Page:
JANUARY 23, 2001
Wary of taking the "drastic" measure of tossing out San Jose International Airport's curfew, a federal judge Monday asked the City of San Jose, the airport's owner, to consider granting a special exemption that would allow Larry Ellison's high-end private jet to fly late at night. U.S. District Judge Jeremy Fogel set March 31 as the deadline for the city's decision.
But Monday's action may do nothing other than delay by two months a decision regarding the validity of the curfew. At a morning hearing Fogel indicated he didn't want to have to rule on the broader issue if the city could resolve Ellison's problem by granting the exemption. Ellison's attorney predicted afterward the city would find a reason to deny the exemption and the two sides would be back in court in a few months.
"We will see yet another very tortured and unreasonable interpretation of" the city's rules, said Edward P. Davis Jr., who represents Wing and a Prayer Inc., the company Ellison formed to own and operate his $38 million Gulfstream V. Ellison is CEO of Oracle Corp.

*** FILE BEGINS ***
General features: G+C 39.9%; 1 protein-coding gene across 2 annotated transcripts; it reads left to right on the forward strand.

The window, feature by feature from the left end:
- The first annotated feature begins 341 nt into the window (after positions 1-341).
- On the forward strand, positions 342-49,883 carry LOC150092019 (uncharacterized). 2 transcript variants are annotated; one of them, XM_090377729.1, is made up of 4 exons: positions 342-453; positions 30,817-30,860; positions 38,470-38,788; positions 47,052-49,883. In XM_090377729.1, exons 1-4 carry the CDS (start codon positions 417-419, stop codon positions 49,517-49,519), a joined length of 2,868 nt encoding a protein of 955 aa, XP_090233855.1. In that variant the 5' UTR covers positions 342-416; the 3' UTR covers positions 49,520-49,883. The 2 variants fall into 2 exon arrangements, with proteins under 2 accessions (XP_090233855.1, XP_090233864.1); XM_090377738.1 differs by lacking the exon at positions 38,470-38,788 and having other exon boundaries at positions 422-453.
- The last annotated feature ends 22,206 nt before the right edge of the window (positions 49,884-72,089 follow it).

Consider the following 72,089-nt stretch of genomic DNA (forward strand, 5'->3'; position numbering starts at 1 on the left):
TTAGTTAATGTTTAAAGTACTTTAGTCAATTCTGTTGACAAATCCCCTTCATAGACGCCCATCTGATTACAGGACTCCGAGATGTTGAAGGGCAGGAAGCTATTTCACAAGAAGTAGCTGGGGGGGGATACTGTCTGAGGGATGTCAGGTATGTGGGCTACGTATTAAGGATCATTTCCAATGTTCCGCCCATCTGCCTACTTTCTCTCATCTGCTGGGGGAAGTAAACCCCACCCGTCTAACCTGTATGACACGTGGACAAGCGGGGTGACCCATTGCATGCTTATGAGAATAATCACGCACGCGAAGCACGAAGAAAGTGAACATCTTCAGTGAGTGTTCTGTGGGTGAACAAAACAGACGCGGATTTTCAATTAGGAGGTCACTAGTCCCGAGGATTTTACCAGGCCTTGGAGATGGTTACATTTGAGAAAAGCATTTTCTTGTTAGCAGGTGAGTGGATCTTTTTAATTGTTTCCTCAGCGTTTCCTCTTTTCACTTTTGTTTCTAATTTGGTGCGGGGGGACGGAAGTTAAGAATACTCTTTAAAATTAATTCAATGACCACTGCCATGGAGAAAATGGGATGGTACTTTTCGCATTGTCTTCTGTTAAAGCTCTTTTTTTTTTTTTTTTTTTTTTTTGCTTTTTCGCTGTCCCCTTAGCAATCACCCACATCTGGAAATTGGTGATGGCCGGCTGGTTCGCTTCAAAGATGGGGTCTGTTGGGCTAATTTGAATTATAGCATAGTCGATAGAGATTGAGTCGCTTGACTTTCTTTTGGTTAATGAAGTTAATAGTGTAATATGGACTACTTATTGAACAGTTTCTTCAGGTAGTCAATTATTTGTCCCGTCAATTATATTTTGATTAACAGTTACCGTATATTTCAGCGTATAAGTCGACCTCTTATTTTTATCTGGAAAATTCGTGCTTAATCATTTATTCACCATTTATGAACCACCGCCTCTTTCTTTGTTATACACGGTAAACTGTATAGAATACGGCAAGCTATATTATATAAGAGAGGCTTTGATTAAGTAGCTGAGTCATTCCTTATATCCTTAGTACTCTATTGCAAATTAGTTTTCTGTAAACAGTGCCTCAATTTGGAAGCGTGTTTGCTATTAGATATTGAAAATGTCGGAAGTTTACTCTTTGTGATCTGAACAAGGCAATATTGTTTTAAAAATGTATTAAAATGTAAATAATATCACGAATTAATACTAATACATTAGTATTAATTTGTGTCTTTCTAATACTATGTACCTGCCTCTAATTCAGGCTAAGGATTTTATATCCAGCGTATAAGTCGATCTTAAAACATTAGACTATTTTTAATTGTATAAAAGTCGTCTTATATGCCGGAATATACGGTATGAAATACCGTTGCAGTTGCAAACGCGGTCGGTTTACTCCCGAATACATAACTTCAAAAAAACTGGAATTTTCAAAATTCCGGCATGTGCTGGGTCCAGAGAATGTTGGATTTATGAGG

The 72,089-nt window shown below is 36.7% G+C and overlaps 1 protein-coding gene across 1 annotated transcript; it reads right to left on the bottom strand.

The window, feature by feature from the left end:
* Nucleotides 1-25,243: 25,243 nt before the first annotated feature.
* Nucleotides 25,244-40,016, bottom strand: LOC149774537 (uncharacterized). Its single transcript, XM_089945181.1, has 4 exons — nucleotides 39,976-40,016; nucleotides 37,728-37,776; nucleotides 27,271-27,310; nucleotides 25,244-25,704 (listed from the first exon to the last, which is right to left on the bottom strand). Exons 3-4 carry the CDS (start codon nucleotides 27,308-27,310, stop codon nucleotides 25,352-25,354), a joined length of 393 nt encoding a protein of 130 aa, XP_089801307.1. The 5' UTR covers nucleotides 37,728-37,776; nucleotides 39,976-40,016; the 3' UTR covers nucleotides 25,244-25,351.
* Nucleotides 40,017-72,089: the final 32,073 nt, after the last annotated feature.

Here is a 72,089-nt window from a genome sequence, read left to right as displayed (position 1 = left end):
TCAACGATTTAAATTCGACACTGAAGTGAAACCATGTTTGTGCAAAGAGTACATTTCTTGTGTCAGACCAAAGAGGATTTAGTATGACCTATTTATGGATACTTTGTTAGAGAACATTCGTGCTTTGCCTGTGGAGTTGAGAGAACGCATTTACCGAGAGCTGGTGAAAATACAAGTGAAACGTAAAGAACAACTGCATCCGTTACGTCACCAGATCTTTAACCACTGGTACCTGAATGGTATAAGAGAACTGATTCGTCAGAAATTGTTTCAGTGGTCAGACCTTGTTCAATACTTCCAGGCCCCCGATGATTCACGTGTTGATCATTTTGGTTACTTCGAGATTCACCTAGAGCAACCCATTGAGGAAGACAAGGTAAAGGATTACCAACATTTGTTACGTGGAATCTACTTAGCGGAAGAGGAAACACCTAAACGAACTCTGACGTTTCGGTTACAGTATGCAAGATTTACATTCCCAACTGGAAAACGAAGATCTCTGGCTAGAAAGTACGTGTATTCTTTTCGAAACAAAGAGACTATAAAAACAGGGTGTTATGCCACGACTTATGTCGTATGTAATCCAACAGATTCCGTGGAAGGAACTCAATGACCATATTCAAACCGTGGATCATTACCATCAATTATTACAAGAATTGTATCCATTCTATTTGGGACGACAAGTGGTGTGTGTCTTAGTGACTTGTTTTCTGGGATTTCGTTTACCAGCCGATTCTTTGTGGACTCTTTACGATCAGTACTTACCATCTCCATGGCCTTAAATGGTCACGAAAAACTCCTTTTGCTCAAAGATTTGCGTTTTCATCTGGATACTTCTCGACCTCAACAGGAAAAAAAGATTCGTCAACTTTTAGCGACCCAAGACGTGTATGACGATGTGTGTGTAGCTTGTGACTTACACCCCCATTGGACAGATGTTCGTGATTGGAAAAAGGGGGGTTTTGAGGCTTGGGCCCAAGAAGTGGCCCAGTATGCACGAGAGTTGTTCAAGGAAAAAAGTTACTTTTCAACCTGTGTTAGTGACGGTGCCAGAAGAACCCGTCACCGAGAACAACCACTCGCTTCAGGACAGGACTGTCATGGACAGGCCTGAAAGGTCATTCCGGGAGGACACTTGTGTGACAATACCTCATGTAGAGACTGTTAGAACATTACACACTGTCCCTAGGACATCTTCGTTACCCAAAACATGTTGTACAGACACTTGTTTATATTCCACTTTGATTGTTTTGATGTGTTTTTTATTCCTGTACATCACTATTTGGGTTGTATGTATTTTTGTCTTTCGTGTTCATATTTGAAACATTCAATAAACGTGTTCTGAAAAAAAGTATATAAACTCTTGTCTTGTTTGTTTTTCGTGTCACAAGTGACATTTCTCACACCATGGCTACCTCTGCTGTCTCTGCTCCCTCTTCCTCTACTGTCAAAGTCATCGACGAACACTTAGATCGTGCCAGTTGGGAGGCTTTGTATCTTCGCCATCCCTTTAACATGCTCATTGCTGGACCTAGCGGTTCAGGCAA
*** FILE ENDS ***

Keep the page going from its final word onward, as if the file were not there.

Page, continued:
City officials say Ellison's plane has violated the curfew at San Jose International Airport at least a dozen times since June 1998 by taking off or landing between 11:30 p.m. and 6:30 a.m. Although most small business jets are allowed to fly at the airport at any time, Ellison's plane was designed for a maximum take-off weight of 90,500 pounds, and the curfew restricts operations by airplanes designed for maximum take-off weights above 75,000 pounds.
Because of improvements in technology, the Gulfstream V is quieter than some lighter planes that are allowed to use the airport at any hour, but the city's curfew rules do not account for that fact. Ellison sued last year, saying either his plane should be declared in compliance with the rules or the curfew itself should be thrown out under federal law as "arbitrary, unreasonable and discriminatory."
Fogel told the city to decide by March 31 whether Ellison's plane is covered by an obscure and complicated exemption clause written into the city's rules in 1984.
"There are a lot of complicating factors," said City Attorney Rick Doyle. "The concern we always have is the potential to open up the floodgates to commercial and other flights that would really just eviscerate the program," Doyle said.
Source: San Jose Mercury News